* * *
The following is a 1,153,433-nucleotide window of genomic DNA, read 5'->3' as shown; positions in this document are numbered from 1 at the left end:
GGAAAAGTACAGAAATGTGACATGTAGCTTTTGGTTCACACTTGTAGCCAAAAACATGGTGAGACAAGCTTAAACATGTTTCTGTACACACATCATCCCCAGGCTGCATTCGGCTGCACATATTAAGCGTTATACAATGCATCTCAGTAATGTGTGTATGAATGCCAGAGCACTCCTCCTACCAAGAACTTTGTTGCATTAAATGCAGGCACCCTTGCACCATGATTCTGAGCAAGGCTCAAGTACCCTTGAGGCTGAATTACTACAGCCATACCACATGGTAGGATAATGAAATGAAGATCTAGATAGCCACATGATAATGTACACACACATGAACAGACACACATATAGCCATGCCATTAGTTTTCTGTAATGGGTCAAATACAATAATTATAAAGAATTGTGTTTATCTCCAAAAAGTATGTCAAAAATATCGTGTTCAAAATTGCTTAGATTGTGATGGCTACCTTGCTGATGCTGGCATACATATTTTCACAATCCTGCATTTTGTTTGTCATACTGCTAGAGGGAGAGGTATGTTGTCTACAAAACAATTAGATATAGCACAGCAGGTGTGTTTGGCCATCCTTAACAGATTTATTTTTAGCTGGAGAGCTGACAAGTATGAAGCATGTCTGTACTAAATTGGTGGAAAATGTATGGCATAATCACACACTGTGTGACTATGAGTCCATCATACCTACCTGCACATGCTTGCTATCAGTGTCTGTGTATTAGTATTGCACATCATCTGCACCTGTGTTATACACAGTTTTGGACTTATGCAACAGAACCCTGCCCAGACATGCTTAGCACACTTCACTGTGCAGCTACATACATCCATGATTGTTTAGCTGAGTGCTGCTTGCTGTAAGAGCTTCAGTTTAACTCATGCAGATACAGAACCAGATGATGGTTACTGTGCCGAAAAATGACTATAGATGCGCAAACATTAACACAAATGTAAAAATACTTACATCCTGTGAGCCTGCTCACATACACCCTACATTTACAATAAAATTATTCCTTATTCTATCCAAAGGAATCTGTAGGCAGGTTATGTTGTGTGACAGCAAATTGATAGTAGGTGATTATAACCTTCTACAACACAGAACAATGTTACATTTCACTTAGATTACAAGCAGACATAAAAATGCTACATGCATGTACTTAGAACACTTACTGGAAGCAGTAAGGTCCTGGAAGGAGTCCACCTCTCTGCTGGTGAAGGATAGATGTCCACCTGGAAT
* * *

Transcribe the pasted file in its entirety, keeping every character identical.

The following is a 1,153,433-nucleotide window of genomic DNA, read 5'->3' as shown; positions in this document are numbered from 1 at the left end:
GGAAAAGTACAGAAATGTGACATGTAGCTTTTGGTTCACACTTGTAGCCAAAAACATGGTGAGACAAGCTTAAACATGTTTCTGTACACACATCATCCCCAGGCTGCATTCGGCTGCACATATTAAGCGTTATACAATGCATCTCAGTAATGTGTGTATGAATGCCAGAGCACTCCTCCTACCAAGAACTTTGTTGCATTAAATGCAGGCACCCTTGCACCATGATTCTGAGCAAGGCTCAAGTACCCTTGAGGCTGAATTACTACAGCCATACCACATGGTAGGATAATGAAATGAAGATCTAGATAGCCACATGATAATGTACACACACATGAACAGACACACATATAGCCATGCCATTAGTTTTCTGTAATGGGTCAAATACAATAATTATAAAGAATTGTGTTTATCTCCAAAAAGTATGTCAAAAATATCGTGTTCAAAATTGCTTAGATTGTGATGGCTACCTTGCTGATGCTGGCATACATATTTTCACAATCCTGCATTTTGTTTGTCATACTGCTAGAGGGAGAGGTATGTTGTCTACAAAACAATTAGATATAGCACAGCAGGTGTGTTTGGCCATCCTTAACAGATTTATTTTTAGCTGGAGAGCTGACAAGTATGAAGCATGTCTGTACTAAATTGGTGGAAAATGTATGGCATAATCACACACTGTGTGACTATGAGTCCATCATACCTACCTGCACATGCTTGCTATCAGTGTCTGTGTATTAGTATTGCACATCATCTGCACCTGTGTTATACACAGTTTTGGACTTATGCAACAGAACCCTGCCCAGACATGCTTAGCACACTTCACTGTGCAGCTACATACATCCATGATTGTTTAGCTGAGTGCTGCTTGCTGTAAGAGCTTCAGTTTAACTCATGCAGATACAGAACCAGATGATGGTTACTGTGCCGAAAAATGACTATAGATGCGCAAACATTAACACAAATGTAAAAATACTTACATCCTGTGAGCCTGCTCACATACACCCTACATTTACAATAAAATTATTCCTTATTCTATCCAAAGGAATCTGTAGGCAGGTTATGTTGTGTGACAGCAAATTGATAGTAGGTGATTATAACCTTCTACAACACAGAACAATGTTACATTTCACTTAGATTACAAGCAGACATAAAAATGCTACATGCATGTACTTAGAACACTTACTGGAAGCAGTAAGGTCCTGGAAGGAGTCCACCTCTCTGCTGGTGAAGGATAGATGTCCACCTGGAAT